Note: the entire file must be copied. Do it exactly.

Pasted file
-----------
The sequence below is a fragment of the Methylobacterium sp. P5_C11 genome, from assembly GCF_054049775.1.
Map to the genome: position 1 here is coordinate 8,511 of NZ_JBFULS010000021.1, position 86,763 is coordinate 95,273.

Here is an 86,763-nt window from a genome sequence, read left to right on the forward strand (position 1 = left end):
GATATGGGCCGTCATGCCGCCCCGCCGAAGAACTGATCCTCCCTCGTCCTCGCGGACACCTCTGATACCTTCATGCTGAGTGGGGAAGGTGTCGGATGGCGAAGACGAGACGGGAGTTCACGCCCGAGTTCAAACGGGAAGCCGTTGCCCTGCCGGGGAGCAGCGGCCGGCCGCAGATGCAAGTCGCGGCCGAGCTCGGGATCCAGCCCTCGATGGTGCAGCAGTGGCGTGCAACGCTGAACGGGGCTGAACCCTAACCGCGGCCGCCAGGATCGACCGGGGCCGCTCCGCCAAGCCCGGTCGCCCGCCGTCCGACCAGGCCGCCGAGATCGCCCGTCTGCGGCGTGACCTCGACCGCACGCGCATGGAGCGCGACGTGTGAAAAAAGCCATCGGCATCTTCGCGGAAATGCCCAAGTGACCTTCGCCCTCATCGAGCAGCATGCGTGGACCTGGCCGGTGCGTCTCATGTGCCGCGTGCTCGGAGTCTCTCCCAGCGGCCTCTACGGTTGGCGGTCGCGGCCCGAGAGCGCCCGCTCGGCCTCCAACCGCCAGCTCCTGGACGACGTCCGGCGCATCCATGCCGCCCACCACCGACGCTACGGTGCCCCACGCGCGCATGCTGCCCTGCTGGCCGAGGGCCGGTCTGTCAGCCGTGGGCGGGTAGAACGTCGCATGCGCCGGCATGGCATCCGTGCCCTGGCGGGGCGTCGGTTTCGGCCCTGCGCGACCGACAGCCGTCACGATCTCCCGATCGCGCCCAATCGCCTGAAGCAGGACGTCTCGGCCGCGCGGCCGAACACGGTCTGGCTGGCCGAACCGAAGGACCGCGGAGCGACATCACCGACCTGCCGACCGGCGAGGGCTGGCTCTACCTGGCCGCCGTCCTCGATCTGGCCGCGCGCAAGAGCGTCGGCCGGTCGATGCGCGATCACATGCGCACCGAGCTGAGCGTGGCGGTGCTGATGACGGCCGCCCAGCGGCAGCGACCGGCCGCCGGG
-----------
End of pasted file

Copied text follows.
The sequence below is a fragment of the Methylobacterium sp. P5_C11 genome, from assembly GCF_054049775.1.
Map to the genome: position 1 here is coordinate 8,511 of NZ_JBFULS010000021.1, position 86,763 is coordinate 95,273.

Here is an 86,763-nt window from a genome sequence, read left to right on the forward strand (position 1 = left end):
GATATGGGCCGTCATGCCGCCCCGCCGAAGAACTGATCCTCCCTCGTCCTCGCGGACACCTCTGATACCTTCATGCTGAGTGGGGAAGGTGTCGGATGGCGAAGACGAGACGGGAGTTCACGCCCGAGTTCAAACGGGAAGCCGTTGCCCTGCCGGGGAGCAGCGGCCGGCCGCAGATGCAAGTCGCGGCCGAGCTCGGGATCCAGCCCTCGATGGTGCAGCAGTGGCGTGCAACGCTGAACGGGGCTGAACCCTAACCGCGGCCGCCAGGATCGACCGGGGCCGCTCCGCCAAGCCCGGTCGCCCGCCGTCCGACCAGGCCGCCGAGATCGCCCGTCTGCGGCGTGACCTCGACCGCACGCGCATGGAGCGCGACGTGTGAAAAAAGCCATCGGCATCTTCGCGGAAATGCCCAAGTGACCTTCGCCCTCATCGAGCAGCATGCGTGGACCTGGCCGGTGCGTCTCATGTGCCGCGTGCTCGGAGTCTCTCCCAGCGGCCTCTACGGTTGGCGGTCGCGGCCCGAGAGCGCCCGCTCGGCCTCCAACCGCCAGCTCCTGGACGACGTCCGGCGCATCCATGCCGCCCACCACCGACGCTACGGTGCCCCACGCGCGCATGCTGCCCTGCTGGCCGAGGGCCGGTCTGTCAGCCGTGGGCGGGTAGAACGTCGCATGCGCCGGCATGGCATCCGTGCCCTGGCGGGGCGTCGGTTTCGGCCCTGCGCGACCGACAGCCGTCACGATCTCCCGATCGCGCCCAATCGCCTGAAGCAGGACGTCTCGGCCGCGCGGCCGAACACGGTCTGGCTGGCCGAACCGAAGGACCGCGGAGCGACATCACCGACCTGCCGACCGGCGAGGGCTGGCTCTACCTGGCCGCCGTCCTCGATCTGGCCGCGCGCAAGAGCGTCGGCCGGTCGATGCGCGATCACATGCGCACCGAGCTGAGCGTGGCGGTGCTGATGACGGCCGCCCAGCGGCAGCGACCGGCCGCCGGG